Wednesday, July 22, 2009

The Enclave - Day 3

In The Enclave, a science fiction suspense novel, author Karen Hancock writes a many-stranded story with an ensemble of characters, but the leads are two scientists who, as Christians, work among other scientists hostile to their beliefs. Hancock presents arguments from two points of view--faithful and atheistic--and lets her protagonists press through a daily gauntlet of mockery, lies, and doubt.

Though far from being a scientist, I know the pressure of being a Christian in an anti-faith environment. I know what it's like to be backed into a corner, to be pushed toward compromise. Therefore, as I read The Enclave, I recalled certain events from my own life, when I encountered the intellectual arrogance of certain atheists and evolutionists who consider Creationism a belief only harbored by idiots, or by people who take faith too far.

In my experience, there is very little tolerance actually practiced by those who demand tolerance of the rest of us, and there is little of it shown by atheists toward believers, or by evolutionists toward creationists. I say "atheists or evolutionists" because some who claim belief in God also try to contort evolutionary theory to fit with Genesis, and they come up with some sort of theistic evolution; but, to borrow a biblical question, what fellowship has darkness with light?

On a talk radio program aired in my area of Arkansas in the evening of June 15, 2009, in the "recall" portion of the show (an audio version of a highlights reel), the host featured a call by a seventeen-year-old young man who said that, after being presented with the theory of evolution in school, he decided creation was a more viable option.

The host told him that, when he turned eighteen, he shouldn't vote. The host mocked him, and reinforced the notion that the kid wasn't smart enough to vote, and that Creationists voted a day later than the rest of the citizenry.

It was unnecessary and belittling. The host may purport himself to be an equal opportunity offender, but this was beneath dignity. The kid came off much better than the adult in that encounter, and I hope he holds his faith, his integrity, and his ground in future encounters with those who feel that their greatest weapon against God and His believers is mockery.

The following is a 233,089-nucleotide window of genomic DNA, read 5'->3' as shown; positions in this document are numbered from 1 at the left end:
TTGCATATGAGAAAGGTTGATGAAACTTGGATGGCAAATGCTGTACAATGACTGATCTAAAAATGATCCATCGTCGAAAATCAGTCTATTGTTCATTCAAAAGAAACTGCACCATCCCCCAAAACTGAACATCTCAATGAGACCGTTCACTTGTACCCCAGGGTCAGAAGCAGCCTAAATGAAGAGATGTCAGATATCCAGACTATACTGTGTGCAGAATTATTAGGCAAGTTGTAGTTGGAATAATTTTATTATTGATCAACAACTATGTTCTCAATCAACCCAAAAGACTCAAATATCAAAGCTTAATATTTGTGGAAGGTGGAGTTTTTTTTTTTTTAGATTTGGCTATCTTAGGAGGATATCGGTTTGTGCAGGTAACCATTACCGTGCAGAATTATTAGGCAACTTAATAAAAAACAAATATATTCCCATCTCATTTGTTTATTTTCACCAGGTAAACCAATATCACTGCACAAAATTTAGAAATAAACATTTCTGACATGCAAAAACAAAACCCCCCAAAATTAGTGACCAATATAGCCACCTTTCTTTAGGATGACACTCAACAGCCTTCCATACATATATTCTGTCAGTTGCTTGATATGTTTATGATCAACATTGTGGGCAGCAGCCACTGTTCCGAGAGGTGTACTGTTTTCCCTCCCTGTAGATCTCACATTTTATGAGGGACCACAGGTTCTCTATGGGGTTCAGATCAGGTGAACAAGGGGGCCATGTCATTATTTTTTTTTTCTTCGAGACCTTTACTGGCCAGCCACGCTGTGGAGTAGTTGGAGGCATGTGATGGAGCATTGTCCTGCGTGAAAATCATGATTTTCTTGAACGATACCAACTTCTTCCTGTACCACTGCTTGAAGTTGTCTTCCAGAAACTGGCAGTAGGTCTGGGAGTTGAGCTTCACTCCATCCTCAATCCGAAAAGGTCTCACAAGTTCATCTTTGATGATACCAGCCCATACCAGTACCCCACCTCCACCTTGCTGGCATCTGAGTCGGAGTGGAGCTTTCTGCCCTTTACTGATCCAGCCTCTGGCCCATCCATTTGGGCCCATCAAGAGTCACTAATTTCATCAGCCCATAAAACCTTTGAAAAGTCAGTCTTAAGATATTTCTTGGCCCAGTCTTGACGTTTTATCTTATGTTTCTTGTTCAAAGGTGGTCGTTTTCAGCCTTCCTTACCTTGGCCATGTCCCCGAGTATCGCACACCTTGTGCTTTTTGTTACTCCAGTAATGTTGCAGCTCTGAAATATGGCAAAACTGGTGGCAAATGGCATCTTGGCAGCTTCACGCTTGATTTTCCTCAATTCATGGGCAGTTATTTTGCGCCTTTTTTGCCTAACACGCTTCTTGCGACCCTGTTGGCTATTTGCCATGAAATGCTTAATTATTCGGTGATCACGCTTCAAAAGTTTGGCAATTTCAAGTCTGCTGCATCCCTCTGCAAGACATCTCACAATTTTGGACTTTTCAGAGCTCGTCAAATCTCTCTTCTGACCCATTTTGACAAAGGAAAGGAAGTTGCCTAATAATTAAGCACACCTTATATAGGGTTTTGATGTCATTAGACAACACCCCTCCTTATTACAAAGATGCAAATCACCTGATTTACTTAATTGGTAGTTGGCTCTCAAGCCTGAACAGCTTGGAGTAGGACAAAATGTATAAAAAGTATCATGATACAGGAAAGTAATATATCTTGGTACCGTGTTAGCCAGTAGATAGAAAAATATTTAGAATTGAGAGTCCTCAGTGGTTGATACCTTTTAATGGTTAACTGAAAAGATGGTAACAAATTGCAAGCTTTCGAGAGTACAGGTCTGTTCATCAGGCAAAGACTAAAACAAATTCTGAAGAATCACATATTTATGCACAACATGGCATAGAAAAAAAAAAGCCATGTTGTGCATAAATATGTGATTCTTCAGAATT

Seems to me, the mere act of disagreeing with atheists or evolutionists can bring accusations of stupidity, religious zealotry, et cetera, and all without any incontrovertible proof being offered to support their claims. After all, evolution is still only a theory. There is no empirical evidence or eyewitness testimony, no reproducible form of evolution (despite genetic tinkering), no proof that plants and animals are evolving now into other forms of life.

Some assume or believe that mankind will improve as he evolves, but evolution only means change, and change is not always for the better.

As demonstrated by the protagonists of The Enclave, and in Hancock's own life (she has a degree in biology), evolutionists do not own the market on intelligence. An individual can be highly intelligent -- can be a medical doctor, a scientist, an archaeologist, or practice any other profession requiring great skill and mental acumen -- and still believe God called the universe into existence and set it in motion.

However, evolutionists need as much or more faith than creationists, because they must believe that such a precise set of circumstances happened by accident; that gasses exploded, and life began, or that life rose from a primordial ooze of just the right chemicals, despite evidence that living matter does not form from non-living matter, or that the laws of thermodynamics (notice the word laws, which are proven and consistently provable, as opposed to theories, which are not) totally smack down the notion of evolution.

Soooo, I've wandered far afield in what is supposed to be a review of a novel and ended up being a lesson in science. However, it's stuff like this that draws me to books like that. Just in case you happen to be like me but you haven't read this book,enter to win a FREE copy of The Enclave.

1) Comment on this post (or send me an e-mail message: KeananBrand at yahoo dot com),
2) Include your name and e-mail address,
3) You're entered in the drawing.


Crista said...

Awesome post. I didn’t get a chance to read The Enclave, but I’m intrigued by the whole faith/science issue you blogged about and would love to see it fleshed out in a Christian novel.

One crazy thing about evolution is that it tries to explain a supernatural event (how the universe came into being) with a natural explanation. Nothing natural can just create itself ex nihilo – that would defy the laws of nature – but that’s what they tell us. It seems more reasonable to recognize the existence of someone/something that is above natural laws and brought the natural world into existence. Only that way is there a “system” of reality that does not contradict its own laws.

Anyway, great post. I thoroughly enjoyed it.

- Crista

Keanan Brand said...

Crista - Thanks! If faith and science interest you, then The Enclave would definitely appeal to you, too. Guaranteed.

I tossed your name into the bowl for the drawing, but someone else's name was drawn -- shucks! I MIGHT still be able to send a (already read) copy to you, but it's not in my hands at the moment. Just let me know!

And you're right: "Nothing natural can just create itself ex nihilo – that would defy the laws of nature – but that’s what they tell us."

The real question is this: Why do we continue to swallow the lie?

Crista said...

The Enclave does sound cool. If that other copy is still available, I'd love to read it!!!